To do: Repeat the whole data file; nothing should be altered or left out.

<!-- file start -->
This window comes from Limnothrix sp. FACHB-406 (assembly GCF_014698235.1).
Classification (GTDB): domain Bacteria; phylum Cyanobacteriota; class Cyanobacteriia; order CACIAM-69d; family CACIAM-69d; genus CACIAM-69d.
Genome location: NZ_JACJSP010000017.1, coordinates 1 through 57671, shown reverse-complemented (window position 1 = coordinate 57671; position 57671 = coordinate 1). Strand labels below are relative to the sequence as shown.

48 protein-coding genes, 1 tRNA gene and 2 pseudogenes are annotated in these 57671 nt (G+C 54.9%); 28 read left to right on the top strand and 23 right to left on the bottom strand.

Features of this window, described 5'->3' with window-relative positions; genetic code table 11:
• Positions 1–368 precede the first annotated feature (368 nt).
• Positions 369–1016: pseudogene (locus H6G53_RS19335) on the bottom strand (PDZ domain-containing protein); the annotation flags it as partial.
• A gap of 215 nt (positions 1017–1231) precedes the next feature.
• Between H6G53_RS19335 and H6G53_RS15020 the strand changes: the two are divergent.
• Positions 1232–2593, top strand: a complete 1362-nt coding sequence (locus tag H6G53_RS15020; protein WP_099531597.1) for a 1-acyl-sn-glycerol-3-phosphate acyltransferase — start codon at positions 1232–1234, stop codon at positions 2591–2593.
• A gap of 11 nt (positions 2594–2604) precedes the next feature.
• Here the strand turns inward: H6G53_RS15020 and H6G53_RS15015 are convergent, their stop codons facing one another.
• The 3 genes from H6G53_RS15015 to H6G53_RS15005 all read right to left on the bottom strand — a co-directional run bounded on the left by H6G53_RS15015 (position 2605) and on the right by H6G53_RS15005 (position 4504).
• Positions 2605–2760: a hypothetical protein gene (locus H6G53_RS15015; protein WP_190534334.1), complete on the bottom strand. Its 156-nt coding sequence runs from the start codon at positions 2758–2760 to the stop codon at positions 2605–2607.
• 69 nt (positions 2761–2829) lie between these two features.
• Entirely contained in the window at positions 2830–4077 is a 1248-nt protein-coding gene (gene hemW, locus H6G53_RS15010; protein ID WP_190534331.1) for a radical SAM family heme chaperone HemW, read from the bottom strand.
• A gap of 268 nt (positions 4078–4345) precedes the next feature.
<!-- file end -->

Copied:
This window comes from Limnothrix sp. FACHB-406 (assembly GCF_014698235.1).
Classification (GTDB): domain Bacteria; phylum Cyanobacteriota; class Cyanobacteriia; order CACIAM-69d; family CACIAM-69d; genus CACIAM-69d.
Genome location: NZ_JACJSP010000017.1, coordinates 1 through 57671, shown reverse-complemented (window position 1 = coordinate 57671; position 57671 = coordinate 1). Strand labels below are relative to the sequence as shown.

48 protein-coding genes, 1 tRNA gene and 2 pseudogenes are annotated in these 57671 nt (G+C 54.9%); 28 read left to right on the top strand and 23 right to left on the bottom strand.

Features of this window, described 5'->3' with window-relative positions; genetic code table 11:
• Positions 1–368 precede the first annotated feature (368 nt).
• Positions 369–1016: pseudogene (locus H6G53_RS19335) on the bottom strand (PDZ domain-containing protein); the annotation flags it as partial.
• A gap of 215 nt (positions 1017–1231) precedes the next feature.
• Between H6G53_RS19335 and H6G53_RS15020 the strand changes: the two are divergent.
• Positions 1232–2593, top strand: a complete 1362-nt coding sequence (locus tag H6G53_RS15020; protein WP_099531597.1) for a 1-acyl-sn-glycerol-3-phosphate acyltransferase — start codon at positions 1232–1234, stop codon at positions 2591–2593.
• A gap of 11 nt (positions 2594–2604) precedes the next feature.
• Here the strand turns inward: H6G53_RS15020 and H6G53_RS15015 are convergent, their stop codons facing one another.
• The 3 genes from H6G53_RS15015 to H6G53_RS15005 all read right to left on the bottom strand — a co-directional run bounded on the left by H6G53_RS15015 (position 2605) and on the right by H6G53_RS15005 (position 4504).
• Positions 2605–2760: a hypothetical protein gene (locus H6G53_RS15015; protein WP_190534334.1), complete on the bottom strand. Its 156-nt coding sequence runs from the start codon at positions 2758–2760 to the stop codon at positions 2605–2607.
• 69 nt (positions 2761–2829) lie between these two features.
• Entirely contained in the window at positions 2830–4077 is a 1248-nt protein-coding gene (gene hemW, locus H6G53_RS15010; protein ID WP_190534331.1) for a radical SAM family heme chaperone HemW, read from the bottom strand.
• A gap of 268 nt (positions 4078–4345) precedes the next feature.